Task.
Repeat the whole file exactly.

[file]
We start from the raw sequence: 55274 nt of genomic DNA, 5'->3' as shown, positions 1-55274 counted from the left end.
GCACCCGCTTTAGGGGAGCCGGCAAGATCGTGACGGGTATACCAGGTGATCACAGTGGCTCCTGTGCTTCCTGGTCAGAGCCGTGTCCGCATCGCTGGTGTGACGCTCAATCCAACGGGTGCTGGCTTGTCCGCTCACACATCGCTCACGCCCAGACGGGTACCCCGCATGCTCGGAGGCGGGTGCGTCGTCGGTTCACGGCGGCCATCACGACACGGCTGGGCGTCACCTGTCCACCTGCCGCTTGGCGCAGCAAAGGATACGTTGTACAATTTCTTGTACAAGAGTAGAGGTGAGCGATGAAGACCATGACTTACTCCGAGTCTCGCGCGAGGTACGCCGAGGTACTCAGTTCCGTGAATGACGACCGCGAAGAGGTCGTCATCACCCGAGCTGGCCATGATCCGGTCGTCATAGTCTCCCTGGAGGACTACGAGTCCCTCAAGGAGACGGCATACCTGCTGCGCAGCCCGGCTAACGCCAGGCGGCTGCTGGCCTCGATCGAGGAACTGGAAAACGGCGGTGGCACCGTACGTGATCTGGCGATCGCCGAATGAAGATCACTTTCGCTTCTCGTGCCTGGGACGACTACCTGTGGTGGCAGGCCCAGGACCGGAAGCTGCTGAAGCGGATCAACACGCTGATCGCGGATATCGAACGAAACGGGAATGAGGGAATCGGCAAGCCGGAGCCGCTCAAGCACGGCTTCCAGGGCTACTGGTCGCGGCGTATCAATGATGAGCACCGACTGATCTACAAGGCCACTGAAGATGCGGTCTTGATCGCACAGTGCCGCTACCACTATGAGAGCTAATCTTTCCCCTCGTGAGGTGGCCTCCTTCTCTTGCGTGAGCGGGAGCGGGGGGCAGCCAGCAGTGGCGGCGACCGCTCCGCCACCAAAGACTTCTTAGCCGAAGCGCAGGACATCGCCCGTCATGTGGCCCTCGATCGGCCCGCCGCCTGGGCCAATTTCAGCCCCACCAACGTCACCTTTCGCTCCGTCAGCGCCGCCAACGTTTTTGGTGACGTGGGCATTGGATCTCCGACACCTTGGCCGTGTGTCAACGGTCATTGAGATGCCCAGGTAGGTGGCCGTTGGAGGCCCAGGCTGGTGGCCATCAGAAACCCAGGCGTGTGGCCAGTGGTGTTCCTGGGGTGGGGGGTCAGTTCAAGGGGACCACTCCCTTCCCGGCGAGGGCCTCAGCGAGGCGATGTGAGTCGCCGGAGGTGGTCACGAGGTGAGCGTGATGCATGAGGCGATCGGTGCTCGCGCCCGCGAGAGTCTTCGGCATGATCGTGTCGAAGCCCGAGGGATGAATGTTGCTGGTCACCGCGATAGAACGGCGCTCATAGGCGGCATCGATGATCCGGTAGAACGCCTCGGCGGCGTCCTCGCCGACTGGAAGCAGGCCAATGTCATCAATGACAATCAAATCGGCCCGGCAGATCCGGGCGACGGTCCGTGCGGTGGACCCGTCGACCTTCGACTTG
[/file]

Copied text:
We start from the raw sequence: 55274 nt of genomic DNA, 5'->3' as shown, positions 1-55274 counted from the left end.
GCACCCGCTTTAGGGGAGCCGGCAAGATCGTGACGGGTATACCAGGTGATCACAGTGGCTCCTGTGCTTCCTGGTCAGAGCCGTGTCCGCATCGCTGGTGTGACGCTCAATCCAACGGGTGCTGGCTTGTCCGCTCACACATCGCTCACGCCCAGACGGGTACCCCGCATGCTCGGAGGCGGGTGCGTCGTCGGTTCACGGCGGCCATCACGACACGGCTGGGCGTCACCTGTCCACCTGCCGCTTGGCGCAGCAAAGGATACGTTGTACAATTTCTTGTACAAGAGTAGAGGTGAGCGATGAAGACCATGACTTACTCCGAGTCTCGCGCGAGGTACGCCGAGGTACTCAGTTCCGTGAATGACGACCGCGAAGAGGTCGTCATCACCCGAGCTGGCCATGATCCGGTCGTCATAGTCTCCCTGGAGGACTACGAGTCCCTCAAGGAGACGGCATACCTGCTGCGCAGCCCGGCTAACGCCAGGCGGCTGCTGGCCTCGATCGAGGAACTGGAAAACGGCGGTGGCACCGTACGTGATCTGGCGATCGCCGAATGAAGATCACTTTCGCTTCTCGTGCCTGGGACGACTACCTGTGGTGGCAGGCCCAGGACCGGAAGCTGCTGAAGCGGATCAACACGCTGATCGCGGATATCGAACGAAACGGGAATGAGGGAATCGGCAAGCCGGAGCCGCTCAAGCACGGCTTCCAGGGCTACTGGTCGCGGCGTATCAATGATGAGCACCGACTGATCTACAAGGCCACTGAAGATGCGGTCTTGATCGCACAGTGCCGCTACCACTATGAGAGCTAATCTTTCCCCTCGTGAGGTGGCCTCCTTCTCTTGCGTGAGCGGGAGCGGGGGGCAGCCAGCAGTGGCGGCGACCGCTCCGCCACCAAAGACTTCTTAGCCGAAGCGCAGGACATCGCCCGTCATGTGGCCCTCGATCGGCCCGCCGCCTGGGCCAATTTCAGCCCCACCAACGTCACCTTTCGCTCCGTCAGCGCCGCCAACGTTTTTGGTGACGTGGGCATTGGATCTCCGACACCTTGGCCGTGTGTCAACGGTCATTGAGATGCCCAGGTAGGTGGCCGTTGGAGGCCCAGGCTGGTGGCCATCAGAAACCCAGGCGTGTGGCCAGTGGTGTTCCTGGGGTGGGGGGTCAGTTCAAGGGGACCACTCCCTTCCCGGCGAGGGCCTCAGCGAGGCGATGTGAGTCGCCGGAGGTGGTCACGAGGTGAGCGTGATGCATGAGGCGATCGGTGCTCGCGCCCGCGAGAGTCTTCGGCATGATCGTGTCGAAGCCCGAGGGATGAATGTTGCTGGTCACCGCGATAGAACGGCGCTCATAGGCGGCATCGATGATCCGGTAGAACGCCTCGGCGGCGTCCTCGCCGACTGGAAGCAGGCCAATGTCATCAATGACAATCAAATCGGCCCGGCAGATCCGGGCGACGGTCCGTGCGGTGGACCCGTCGACCTTCGACTTG